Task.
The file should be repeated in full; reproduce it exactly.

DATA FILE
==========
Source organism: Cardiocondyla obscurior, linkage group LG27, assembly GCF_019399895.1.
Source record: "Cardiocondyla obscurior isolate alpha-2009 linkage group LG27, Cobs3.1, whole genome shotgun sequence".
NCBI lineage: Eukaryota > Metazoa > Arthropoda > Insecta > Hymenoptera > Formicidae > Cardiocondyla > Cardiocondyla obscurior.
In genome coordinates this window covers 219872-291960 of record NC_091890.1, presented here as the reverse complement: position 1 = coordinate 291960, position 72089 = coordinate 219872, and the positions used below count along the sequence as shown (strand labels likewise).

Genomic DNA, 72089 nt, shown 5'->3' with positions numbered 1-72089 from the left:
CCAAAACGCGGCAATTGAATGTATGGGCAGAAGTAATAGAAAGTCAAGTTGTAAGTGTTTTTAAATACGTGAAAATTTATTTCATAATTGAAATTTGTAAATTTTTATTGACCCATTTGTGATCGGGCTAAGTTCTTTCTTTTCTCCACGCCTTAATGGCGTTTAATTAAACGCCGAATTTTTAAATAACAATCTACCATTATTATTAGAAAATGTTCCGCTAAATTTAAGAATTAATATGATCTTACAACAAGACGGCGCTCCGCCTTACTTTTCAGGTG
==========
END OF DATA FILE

Source organism: Cardiocondyla obscurior, linkage group LG27, assembly GCF_019399895.1.
Source record: "Cardiocondyla obscurior isolate alpha-2009 linkage group LG27, Cobs3.1, whole genome shotgun sequence".
NCBI lineage: Eukaryota > Metazoa > Arthropoda > Insecta > Hymenoptera > Formicidae > Cardiocondyla > Cardiocondyla obscurior.
In genome coordinates this window covers 219872-291960 of record NC_091890.1, presented here as the reverse complement: position 1 = coordinate 291960, position 72089 = coordinate 219872, and the positions used below count along the sequence as shown (strand labels likewise).

Genomic DNA, 72089 nt, shown 5'->3' with positions numbered 1-72089 from the left:
CCAAAACGCGGCAATTGAATGTATGGGCAGAAGTAATAGAAAGTCAAGTTGTAAGTGTTTTTAAATACGTGAAAATTTATTTCATAATTGAAATTTGTAAATTTTTATTGACCCATTTGTGATCGGGCTAAGTTCTTTCTTTTCTCCACGCCTTAATGGCGTTTAATTAAACGCCGAATTTTTAAATAACAATCTACCATTATTATTAGAAAATGTTCCGCTAAATTTAAGAATTAATATGATCTTACAACAAGACGGCGCTCCGCCTTACTTTTCAGGTG